Samantha Baskind is Associate Professor of Art History at Cleveland State University. She has taught at CSU since August 2004, before which she taught at the University of Miami (where she held a joint appointment in art history and Judaic studies), James Madison University, and the University of Pittsburgh. Her courses include Twentieth-Century Art and American Art from Colonial Times to the Present, and her most recent seminars are American Art and the Great Depression and Jewish American Art and Culture.
Her research focuses on twentieth-century American art and culture and the role of the Jewish American artist in the modern world. Presentations on these subjects have been made at the annual conferences of the College Art Association, Association for Jewish Studies, American Culture Association, Southeastern College Art Association, World Congress of Jewish Studies (in Israel), American Academy of Religion, and Group for Early Modern Cultural Studies.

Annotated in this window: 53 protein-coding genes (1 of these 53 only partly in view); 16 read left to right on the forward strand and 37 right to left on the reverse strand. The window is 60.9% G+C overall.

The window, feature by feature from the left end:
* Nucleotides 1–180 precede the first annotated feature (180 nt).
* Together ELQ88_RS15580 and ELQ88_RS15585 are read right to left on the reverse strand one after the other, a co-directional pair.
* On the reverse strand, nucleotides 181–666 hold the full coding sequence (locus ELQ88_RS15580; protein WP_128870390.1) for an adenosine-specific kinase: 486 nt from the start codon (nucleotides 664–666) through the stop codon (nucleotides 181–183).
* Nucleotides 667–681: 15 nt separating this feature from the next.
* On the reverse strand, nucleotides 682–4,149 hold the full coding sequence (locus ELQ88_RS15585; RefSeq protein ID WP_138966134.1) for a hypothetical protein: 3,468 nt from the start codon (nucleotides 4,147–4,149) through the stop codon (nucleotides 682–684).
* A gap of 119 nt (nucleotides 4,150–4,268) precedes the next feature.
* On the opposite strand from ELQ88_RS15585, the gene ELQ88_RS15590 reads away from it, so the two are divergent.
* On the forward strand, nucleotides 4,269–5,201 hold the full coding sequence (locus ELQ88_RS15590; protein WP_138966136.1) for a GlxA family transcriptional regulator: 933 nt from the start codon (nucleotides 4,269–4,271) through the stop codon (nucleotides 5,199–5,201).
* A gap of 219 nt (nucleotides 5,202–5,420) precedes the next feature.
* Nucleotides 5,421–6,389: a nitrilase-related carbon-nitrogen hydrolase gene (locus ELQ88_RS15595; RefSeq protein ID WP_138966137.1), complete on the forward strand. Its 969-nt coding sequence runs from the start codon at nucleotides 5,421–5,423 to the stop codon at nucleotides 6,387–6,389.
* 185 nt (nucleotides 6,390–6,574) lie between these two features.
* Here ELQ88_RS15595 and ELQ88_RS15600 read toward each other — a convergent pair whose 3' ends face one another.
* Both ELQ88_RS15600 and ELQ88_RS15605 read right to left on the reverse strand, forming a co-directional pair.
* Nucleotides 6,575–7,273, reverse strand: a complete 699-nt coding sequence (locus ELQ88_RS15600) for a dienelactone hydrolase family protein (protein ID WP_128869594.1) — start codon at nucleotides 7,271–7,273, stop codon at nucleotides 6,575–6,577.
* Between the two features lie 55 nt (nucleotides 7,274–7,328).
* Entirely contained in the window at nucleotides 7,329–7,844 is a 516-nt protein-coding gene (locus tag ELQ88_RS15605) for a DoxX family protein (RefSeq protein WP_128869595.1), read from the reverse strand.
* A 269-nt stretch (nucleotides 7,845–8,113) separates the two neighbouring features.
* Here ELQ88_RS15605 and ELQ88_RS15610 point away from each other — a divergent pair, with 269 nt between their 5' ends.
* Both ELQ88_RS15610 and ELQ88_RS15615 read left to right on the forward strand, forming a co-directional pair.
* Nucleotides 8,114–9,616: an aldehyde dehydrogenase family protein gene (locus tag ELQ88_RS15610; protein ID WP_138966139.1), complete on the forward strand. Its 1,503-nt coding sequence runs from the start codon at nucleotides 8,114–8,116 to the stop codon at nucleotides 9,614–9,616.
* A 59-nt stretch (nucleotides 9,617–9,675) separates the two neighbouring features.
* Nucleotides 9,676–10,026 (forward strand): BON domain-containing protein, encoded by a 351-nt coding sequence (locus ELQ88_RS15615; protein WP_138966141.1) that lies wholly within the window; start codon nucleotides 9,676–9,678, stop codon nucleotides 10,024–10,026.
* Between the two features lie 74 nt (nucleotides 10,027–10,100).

Her book, Raphael Soyer and the Search for Modern Jewish Art (2004), was funded by grants from the Terra Foundation for the Arts and American Council of Learned Societies, the Jewish Historical Society of New York, and the Lucius N. Littauer Foundation, in addition to receiving a Koret Jewish Studies Publications Program award. She is sole author of Encyclopedia of Jewish American Artists (2007), a 2006-7 College and Research Libraries selected reference work. A co-edited volume with Ranen Omer-Sherman, The Jewish Graphic Novel: Critical Approaches, came out in 2008. Jewish Art: A Modern History, coauthored with Larry Silver was published in 2011. Recent articles have appeared in American Art, History of Photography, Jewish Social Studies, and Art Criticism, among other venues. Her current book project, "Reimaging the Book: Jewish Artists and the Bible in Twentieth-Century America," considers the proliferation of biblical themes by Jewish painters, printmakers, sculptors, and book illustrators. This book has been funded by the National Endowment for the Humanities, Memorial Foundation for Jewish Culture, and the Hadassah-Brandeis Institute.